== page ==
The Alan Sondheim Mail Archive

August 6, 2012

---------- Forwarded message ----------
Date: Mon, 6 Aug 2012 21:30:20
From: Portside Moderator <moderator@PORTSIDE.ORG>
Subject: Climate change is here -- and worse than we thought

Climate change is here -- and worse than we thought

By James E. Hansen, Published: August 3

Washington Post

When I testified before the Senate in the hot summer of
1988 , I warned of the kind of future that climate
change would bring to us and our planet. I painted a
grim picture of the consequences of steadily increasing
temperatures, driven by mankind's use of fossil fuels.

But I have a confession to make: I was too optimistic.

My projections about increasing global temperature have
been proved true. But I failed to fully explore how
quickly that average rise would drive an increase in
extreme weather.

In a new analysis of the past six decades of global
temperatures, which will be published Monday, my
colleagues and I have revealed a stunning increase in
the frequency of extremely hot summers, with deeply
troubling ramifications for not only our future but
also for our present.

This is not a climate model or a prediction but actual
observations of weather events and temperatures that
have happened. Our analysis shows that it is no longer
enough to say that global warming will increase the
likelihood of extreme weather and to repeat the caveat
that no individual weather event can be directly linked
to climate change. To the contrary, our analysis shows
that, for the extreme hot weather of the recent past,
there is virtually no explanation other than climate

The deadly European heat wave of 2003, the fiery
Russian heat wave of 2010 and catastrophic droughts in
Texas and Oklahoma last year can each be attributed to
climate change. And once the data are gathered in a few
weeks' time, it's likely that the same will be true for
the extremely hot summer the United States is suffering
through right now.

These weather events are not simply an example of what
climate change could bring. They are caused by climate
change. The odds that natural variability created these
extremes are minuscule, vanishingly small. To count on
those odds would be like quitting your job and playing
the lottery every morning to pay the bills.

Twenty-four years ago, I introduced the concept of
"climate dice" to help distinguish the long-term trend
of climate change from the natural variability of
day-to-day weather. Some summers are hot, some cool.
Some winters brutal, some mild. That's natural

But as the climate warms, natural variability is
altered, too. In a normal climate without global
warming, two sides of the die would represent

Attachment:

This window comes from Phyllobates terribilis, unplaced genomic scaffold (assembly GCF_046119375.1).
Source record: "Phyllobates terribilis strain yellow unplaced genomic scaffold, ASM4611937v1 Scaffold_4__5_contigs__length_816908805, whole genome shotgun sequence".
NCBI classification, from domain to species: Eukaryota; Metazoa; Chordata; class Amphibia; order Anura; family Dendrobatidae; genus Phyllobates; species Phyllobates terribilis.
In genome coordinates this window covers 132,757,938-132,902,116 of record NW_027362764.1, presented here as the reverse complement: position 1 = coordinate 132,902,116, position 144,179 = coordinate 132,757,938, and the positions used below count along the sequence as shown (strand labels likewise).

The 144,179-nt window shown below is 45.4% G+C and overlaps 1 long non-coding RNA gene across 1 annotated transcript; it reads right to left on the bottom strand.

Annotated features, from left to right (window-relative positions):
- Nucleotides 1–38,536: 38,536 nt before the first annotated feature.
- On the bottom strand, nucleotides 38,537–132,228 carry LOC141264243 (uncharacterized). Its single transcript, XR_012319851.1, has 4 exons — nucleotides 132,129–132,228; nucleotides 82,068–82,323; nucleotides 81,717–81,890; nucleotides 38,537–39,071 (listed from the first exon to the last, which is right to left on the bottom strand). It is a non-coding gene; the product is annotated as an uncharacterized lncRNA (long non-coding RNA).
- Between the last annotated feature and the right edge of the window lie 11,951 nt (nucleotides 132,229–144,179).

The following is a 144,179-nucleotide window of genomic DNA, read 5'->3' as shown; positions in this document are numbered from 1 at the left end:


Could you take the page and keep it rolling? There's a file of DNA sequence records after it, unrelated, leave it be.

cooler-than-normal weather, two sides would be normal
weather, and two sides would be warmer-than-normal
weather. Rolling the die again and again, or season
after season, you would get an equal variation of
weather over time.

But loading the die with a warming climate changes the
odds. You end up with only one side cooler than normal,
one side average, and four sides warmer than normal.
Even with climate change, you will occasionally see
cooler-than-normal summers or a typically cold winter.
Don't let that fool you.

Our new peer-reviewed study, published by the National
Academy of Sciences, makes clear that while average
global temperature has been steadily rising due to a
warming climate (up about 1.5 degrees Fahrenheit in the
past century), the extremes are actually becoming much
more frequent and more intense worldwide.

When we plotted the world's changing temperatures on a
bell curve, the extremes of unusually cool and, even
more, the extremes of unusually hot are being altered
so they are becoming both more common and more severe.

The change is so dramatic that one face of the die must
now represent extreme weather to illustrate the greater
frequency of extremely hot weather events.

Such events used to be exceedingly rare. Extremely hot
temperatures covered about 0.1 percent to 0.2 percent
of the globe in the base period of our study, from 1951
to 1980. In the last three decades, while the average
temperature has slowly risen, the extremes have soared
and now cover about 10�percent of the globe.

This is the world we have changed, and now we have to
live in it -- the world that caused the 2003 heat wave
in Europe that killed more than 50,000 people and the
2011 drought in Texas that caused more than $5 billion
in damage. Such events, our data show, will become even
more frequent and more severe.

There is still time to act and avoid a worsening
climate, but we are wasting precious time. We can solve
the challenge of climate change with a gradually rising
fee on carbon collected from fossil-fuel companies,
with 100�percent of the money rebated to all legal
residents on a per capita basis. This would stimulate
innovations and create a robust clean-energy economy
with millions of new jobs. It is a simple, honest and
effective solution.

The future is now. And it is hot.

(c) The Washington Post Company


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